camp view

Voices for the Wilderness (1986)

A slide tape presentation commemorating
the first Stein Valley Alpine Cultural Festival (1985)

Produced by
Norbert Ruebsaat and Hildegard Westerkamp

Photographs by
Joe Foy, Ken Lay, Jessoa Lightfoot, Pat Morrow, Norbert Ruebsaat, Bob Siemeniuk, David Thompson.

Technical Assistance by Sandi Rogers

Background image "Prayer for Stein" by Joe Davis

Voices for the Wildernessis a slide tape document of the Voices for the Wilderness Cultural Festival held Labour Day Weekend, 1985, in the high country of the Stein Watershed.

400-plus people hiked up to timberline to camp together for three days of feasting, singing, story-telling, speech-making, circle and pipe ceremonies and political strategy sessions to draw attention to the logging threat on this, the last remaining wilderness watershed in the region.

The weekend was a very special experience for all who participated because it released combinations of spiritual and political, personal and communal, civilized and wild energies that are normally all but inaccessible to urban dwellers and that were unique to this location.

Voices for the Wildernessdocuments some of this dynamic, and is intended as a record of the event for those who participated, and as an introduction to the issue and its emotions for those who didn't. The sound track brings together songs, chanting, speeches, drumming, fireside conversations, music and environmental sound to give an acoustic portrait of the weekend. It mixes these with spoken testimony from the B.C. Wilderness Advisory Committee Hearings held in Lytton in February, 1986, to further clarify the issue of Native aboriginal land claims and environmental rights.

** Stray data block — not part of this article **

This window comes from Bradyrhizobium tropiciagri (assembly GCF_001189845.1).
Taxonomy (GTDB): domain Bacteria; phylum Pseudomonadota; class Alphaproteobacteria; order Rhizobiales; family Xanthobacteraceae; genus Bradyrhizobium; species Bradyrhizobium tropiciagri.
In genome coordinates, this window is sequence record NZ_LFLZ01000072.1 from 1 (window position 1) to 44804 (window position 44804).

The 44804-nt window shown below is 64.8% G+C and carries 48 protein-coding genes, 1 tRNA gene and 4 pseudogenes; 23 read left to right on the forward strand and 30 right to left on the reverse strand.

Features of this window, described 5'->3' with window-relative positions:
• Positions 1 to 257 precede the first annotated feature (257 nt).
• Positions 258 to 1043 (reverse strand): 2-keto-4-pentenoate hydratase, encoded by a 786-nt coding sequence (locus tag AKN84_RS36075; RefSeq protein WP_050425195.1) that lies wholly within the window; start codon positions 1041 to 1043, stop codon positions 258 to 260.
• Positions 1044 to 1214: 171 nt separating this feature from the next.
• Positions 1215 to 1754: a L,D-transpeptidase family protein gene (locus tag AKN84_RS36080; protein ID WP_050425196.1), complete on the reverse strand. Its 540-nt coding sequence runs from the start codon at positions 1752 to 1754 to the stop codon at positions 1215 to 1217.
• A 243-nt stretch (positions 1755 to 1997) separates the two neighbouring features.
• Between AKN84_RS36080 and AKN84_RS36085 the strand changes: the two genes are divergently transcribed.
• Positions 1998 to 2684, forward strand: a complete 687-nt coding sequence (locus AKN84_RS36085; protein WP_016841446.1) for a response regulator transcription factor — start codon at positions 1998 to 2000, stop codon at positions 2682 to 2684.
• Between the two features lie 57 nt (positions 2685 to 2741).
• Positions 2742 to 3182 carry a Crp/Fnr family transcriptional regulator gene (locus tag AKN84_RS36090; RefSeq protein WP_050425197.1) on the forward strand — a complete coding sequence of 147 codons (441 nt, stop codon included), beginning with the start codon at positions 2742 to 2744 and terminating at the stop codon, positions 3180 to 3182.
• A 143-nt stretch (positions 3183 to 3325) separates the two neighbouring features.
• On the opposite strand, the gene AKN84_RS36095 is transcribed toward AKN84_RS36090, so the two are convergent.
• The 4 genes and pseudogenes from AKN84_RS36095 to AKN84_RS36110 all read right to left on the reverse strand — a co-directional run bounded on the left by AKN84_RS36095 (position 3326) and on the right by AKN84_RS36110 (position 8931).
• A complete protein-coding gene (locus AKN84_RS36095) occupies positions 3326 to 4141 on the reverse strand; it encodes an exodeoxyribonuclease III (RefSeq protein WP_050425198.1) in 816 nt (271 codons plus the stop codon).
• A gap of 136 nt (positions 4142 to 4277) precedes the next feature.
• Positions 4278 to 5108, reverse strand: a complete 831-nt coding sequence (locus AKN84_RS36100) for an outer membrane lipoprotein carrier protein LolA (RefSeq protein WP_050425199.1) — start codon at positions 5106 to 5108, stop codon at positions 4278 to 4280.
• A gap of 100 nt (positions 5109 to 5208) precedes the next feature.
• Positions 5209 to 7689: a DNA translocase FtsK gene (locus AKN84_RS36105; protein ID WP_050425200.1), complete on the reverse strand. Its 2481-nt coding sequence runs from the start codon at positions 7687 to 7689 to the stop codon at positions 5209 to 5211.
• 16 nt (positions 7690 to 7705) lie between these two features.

Thanks to the Lillooet Tribal Council for organizing and hosting this unique event, and to all participants of the Wilderness Festival for helping make this document possible. Special thanks go to Joe David, The Yalakom Drummers, Napoleon Kruger, Hilda Austin, Dan Rubin, and all others who brought their songs and music to the festival, as well as to Chief Perry, Grant Copeland, Tom Crawley, Adrian Dorse, Ruby Dunstan, John McCandless, Michael McGonigle, Jessoa Lightfoot, Will Paulik, and all others who spoke and shared their thoughts.

The Stein Valley is the last unlogged, unmined, undammed wilderness watershed within a day's reach of Vancouver, B.C. It flows into the Fraser River at Lytton, B.C. after traversing a range of ecosystems from high alpine to coast forest to interior dry belt. It is the spiritual and ancestoral home of the Lytton and Mount Curry Indians, who have an unfulfilled aboriginal land claim on the valley, and it contains countless rock paintings, petroglyphs, burial and food-gathering sites. It is the home of numerous wildlife species, from grizzly bear to salmon.

B.C. Forest Products, a major logging corporation, currently holds a timber cutting licence in the area and is putting pressure on the B.C. Provincial Government to subsidize logging operations in the Stein's upper reaches. This would involve building a road through the lower part of the valley, where most of the historical and archeological sites are located, and it would destroy these forever. It would also destroy the last remaining habitats for wildlife which has sought refuge in the Stein as the adjoining valleys are gutted by logging and mining.

Despite a recommendation by the B.C. government's own Wilderness Advisory Committee that no logging should proceed in the Stein Valley without a formal agreement with the Lytton Indian Band, the government announced recently it was going ahead with the logging anyway.

Both the government and B.C. Forest Products base their arguments on jobs for the region (even though a recent ministry of forest document says that only 18 jobs would be lost if the Stein River valley was not logged), but the real question is one of authority: who should be allowed first access to and use of B.C.'s last remaining pockets of undisturbed wilderness land—resource extraction companies, or future generations of children, both Native and White, for whom the experience of wilderness is a priceless heritage.

Hildegard Westerkamp and Norbert Ruebsaat

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